Senator Arlen Spector
After years of wrangling between trial attorneys seeking justice for asbestos victims and the corporations liable for millions of dollars in compensation, a bill creating a $140 billion asbestos trust fund passed in the U.S. Senate Judiciary Committee Thursday by a vote of 13-5. The legislation will move to the floor of the Senate.
"We have always realized that passing a bill of this scope and complexity is the legislative equivalent of steering a ship through a minefield during a hurricane," said Sen. Patrick Leahy (D-Vt.).
The bill's primary sponsor, Sen. Arlen Specter (R-Pa.), and Leahy said the bill would "stem the rising tide of asbestos litigation cases clogging the nation's courts."
Circuit Judge Daniel Stack who handles asbestos cases in Madison County told The Record earlier this year he was uncertain that an asbestos trust fund would have the desired effect of expediency, convenience and a sense of finality for corporations.
"Is it really going to accommodate people who have an immediate need or will it drag them out longer?" he said. "It seems to me it would take a lot of people and not be an easy thing to start. As far as I'm concerned -- I don't want to sound lazy here -- but if it takes a load off my docket, that's fine. If it will have these great effects and alleviate problems...but I'm not sure it will do that."
Illinois Democrat Sen. Dick Durbin, who sits on the Judiciary Committee, voted against the bill. Sens. Ted Kennedy, Russ Feingold, Joe Biden and Charles Schumer also voted "no."
"I say to the ranking member, you didn't get it right on this one," said Feingold. "The mere fact that you spent a large amount of time on it doesn't justify pre-empting people's rights in court."
Madison County Circuit Court has garnered a reputation for asbestos litigation; however trials here are few and far in between. Most of the cases brought in Madison County are settled out of court for millions of dollars.
For instance, Luke Lindau, an Arlington Heights man who suffers the deadly asbestos-causing disease mesothelioma, settled his Madison County case for $4 million in November 2004.
Yet, a recent and rare asbestos trial ended with a surprisingly small judgment against defendant Bondex.
After deliberating nearly nine hours over two days, Madison County jurors found in favor of plaintiff Willard King and awarded him and his wife only $500,000. He was asking for $50 million.
King, 78, of Fenton, Mo., blamed defendants for his deadly asbestos-related illness. He claimed he was contaminated from working on a home remodeling project in the early 1970s.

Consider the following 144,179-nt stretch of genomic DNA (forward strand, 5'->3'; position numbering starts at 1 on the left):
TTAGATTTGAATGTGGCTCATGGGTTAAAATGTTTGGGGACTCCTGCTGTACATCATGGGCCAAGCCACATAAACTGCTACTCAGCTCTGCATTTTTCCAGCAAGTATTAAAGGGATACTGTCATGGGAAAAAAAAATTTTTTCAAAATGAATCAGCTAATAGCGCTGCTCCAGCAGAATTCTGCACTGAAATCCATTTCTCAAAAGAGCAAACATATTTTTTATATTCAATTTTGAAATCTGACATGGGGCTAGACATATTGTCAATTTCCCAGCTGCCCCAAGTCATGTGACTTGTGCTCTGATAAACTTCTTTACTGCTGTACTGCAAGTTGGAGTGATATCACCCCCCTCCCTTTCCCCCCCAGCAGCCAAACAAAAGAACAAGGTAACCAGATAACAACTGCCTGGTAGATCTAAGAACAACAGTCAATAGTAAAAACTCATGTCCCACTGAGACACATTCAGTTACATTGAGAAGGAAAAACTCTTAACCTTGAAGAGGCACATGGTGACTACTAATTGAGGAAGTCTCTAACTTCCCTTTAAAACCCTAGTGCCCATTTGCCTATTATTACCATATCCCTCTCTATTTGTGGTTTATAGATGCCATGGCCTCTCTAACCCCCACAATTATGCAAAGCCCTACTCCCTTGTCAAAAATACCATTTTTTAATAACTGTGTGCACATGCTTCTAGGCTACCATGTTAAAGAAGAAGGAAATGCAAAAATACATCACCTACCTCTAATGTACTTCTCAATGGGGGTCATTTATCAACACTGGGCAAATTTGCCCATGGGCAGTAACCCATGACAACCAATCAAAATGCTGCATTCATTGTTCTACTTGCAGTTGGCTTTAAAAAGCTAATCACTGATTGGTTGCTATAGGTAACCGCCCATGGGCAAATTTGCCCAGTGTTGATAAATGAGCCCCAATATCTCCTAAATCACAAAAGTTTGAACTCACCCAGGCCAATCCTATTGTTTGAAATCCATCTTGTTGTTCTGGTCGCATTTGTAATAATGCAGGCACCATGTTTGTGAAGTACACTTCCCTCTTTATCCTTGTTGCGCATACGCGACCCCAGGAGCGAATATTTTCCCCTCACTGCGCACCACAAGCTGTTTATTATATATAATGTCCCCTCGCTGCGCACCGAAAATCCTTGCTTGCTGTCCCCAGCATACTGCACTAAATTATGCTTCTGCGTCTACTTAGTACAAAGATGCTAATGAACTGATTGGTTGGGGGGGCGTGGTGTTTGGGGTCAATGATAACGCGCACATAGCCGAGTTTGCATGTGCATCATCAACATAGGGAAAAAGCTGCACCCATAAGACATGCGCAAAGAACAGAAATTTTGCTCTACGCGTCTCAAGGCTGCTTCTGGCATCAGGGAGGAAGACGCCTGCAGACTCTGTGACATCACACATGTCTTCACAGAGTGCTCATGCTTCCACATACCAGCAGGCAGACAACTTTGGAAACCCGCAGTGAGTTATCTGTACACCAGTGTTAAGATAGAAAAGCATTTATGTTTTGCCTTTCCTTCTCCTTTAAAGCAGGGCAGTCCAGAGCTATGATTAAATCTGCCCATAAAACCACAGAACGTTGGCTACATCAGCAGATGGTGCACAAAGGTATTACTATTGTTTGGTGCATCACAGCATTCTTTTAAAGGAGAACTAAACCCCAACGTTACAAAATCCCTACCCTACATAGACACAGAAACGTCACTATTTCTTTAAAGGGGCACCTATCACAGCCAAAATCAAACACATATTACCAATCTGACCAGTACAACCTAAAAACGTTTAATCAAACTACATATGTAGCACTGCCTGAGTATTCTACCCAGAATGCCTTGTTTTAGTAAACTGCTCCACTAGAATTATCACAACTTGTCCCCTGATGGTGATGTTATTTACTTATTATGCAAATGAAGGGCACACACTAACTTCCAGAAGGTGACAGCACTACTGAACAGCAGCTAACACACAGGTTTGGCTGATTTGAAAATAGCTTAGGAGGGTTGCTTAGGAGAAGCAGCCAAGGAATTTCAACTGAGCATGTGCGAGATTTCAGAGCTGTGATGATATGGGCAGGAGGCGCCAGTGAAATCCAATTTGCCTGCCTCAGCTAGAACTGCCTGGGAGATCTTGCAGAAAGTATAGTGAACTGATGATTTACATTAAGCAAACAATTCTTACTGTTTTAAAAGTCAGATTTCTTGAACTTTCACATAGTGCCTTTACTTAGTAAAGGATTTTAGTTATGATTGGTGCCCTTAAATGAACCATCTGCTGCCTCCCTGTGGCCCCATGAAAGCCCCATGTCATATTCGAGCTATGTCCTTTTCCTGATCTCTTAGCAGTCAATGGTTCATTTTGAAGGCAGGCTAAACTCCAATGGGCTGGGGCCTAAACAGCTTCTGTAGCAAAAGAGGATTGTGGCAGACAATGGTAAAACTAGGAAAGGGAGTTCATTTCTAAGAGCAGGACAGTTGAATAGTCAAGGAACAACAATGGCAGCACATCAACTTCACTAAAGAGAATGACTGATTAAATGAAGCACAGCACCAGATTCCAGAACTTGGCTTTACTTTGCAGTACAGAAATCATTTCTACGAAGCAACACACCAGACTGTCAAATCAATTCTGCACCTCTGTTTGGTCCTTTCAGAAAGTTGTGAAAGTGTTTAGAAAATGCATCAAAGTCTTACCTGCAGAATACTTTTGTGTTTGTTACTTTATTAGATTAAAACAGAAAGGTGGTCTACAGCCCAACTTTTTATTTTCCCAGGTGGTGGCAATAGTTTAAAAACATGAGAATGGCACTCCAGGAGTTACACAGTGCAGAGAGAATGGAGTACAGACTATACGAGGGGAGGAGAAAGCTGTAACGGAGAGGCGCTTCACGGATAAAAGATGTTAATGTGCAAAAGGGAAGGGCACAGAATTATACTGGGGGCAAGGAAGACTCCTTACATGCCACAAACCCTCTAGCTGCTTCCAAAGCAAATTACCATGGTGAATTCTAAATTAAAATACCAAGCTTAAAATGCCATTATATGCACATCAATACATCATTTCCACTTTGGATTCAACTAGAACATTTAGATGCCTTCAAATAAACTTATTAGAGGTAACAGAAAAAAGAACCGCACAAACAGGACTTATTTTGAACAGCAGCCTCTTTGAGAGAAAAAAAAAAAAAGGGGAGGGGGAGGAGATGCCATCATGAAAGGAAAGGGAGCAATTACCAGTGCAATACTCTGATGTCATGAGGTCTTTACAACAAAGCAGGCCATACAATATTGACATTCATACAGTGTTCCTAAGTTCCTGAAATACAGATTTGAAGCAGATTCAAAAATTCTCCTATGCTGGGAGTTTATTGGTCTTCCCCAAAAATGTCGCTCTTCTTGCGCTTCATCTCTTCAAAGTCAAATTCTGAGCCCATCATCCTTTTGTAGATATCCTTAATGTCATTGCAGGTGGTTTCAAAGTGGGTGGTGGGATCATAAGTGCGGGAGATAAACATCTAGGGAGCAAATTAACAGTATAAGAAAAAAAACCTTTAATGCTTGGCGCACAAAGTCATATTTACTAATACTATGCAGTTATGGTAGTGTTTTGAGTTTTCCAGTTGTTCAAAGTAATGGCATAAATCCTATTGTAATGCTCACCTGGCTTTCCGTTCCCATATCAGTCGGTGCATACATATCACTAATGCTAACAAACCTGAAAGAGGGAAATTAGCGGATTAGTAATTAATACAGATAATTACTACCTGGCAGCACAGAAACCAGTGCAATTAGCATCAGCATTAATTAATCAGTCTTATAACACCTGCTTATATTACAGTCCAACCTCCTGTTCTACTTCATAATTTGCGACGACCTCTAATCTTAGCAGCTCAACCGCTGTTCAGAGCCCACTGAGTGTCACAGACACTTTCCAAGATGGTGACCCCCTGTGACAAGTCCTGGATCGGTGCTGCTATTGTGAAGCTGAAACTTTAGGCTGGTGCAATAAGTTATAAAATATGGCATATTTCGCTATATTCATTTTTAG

In April 2003, a Madison County jury ordered US Steel to pay Roby Whittington of Indiana $250 million for his asbestos-related illness. The case settled for much less following the trial.
Still many others who show no symptoms of illness file suit based on the inevitability that one day they will be sick from asbestos.
That's what Bill Kendall of Pocahontas did. Kendall, a retired Wood River Shell Oil refinery worker, filed suit in Madison County after he was recruited by former asbestos litigator Randall Bono in 1997 for a screening. Results indicated thickening in his lungs’ lining.
Kendall, who is represented by the Edwardsville firm Goldenberg, Miller, Heller and Antognoli, said he began receiving settlements from defendants named in his suit in 2001. He did not disclose how much he has received, but indicated he settled with approximately seven corporations, including Westinghouse, WR Grace and Celetex.
Judge Stack, who took over the Madison County asbestos docket last August, said he would not mind if federal action ends up taking
asbestos cases out of the county.
Republican Senators John Cronyn of Texas, Jon Kyl of Arizona, and Tom Coburn of Oklahoma who voted in favor of sending the bill to the full Senate all said they will not support the bill on the floor of the Senate if changes were made.
Some of the worries included the funds' solvency, who would pay into the fund, and how much, medical criteria used in order to get money, and fears that in the transition period people could receive money from both the fund and the courts.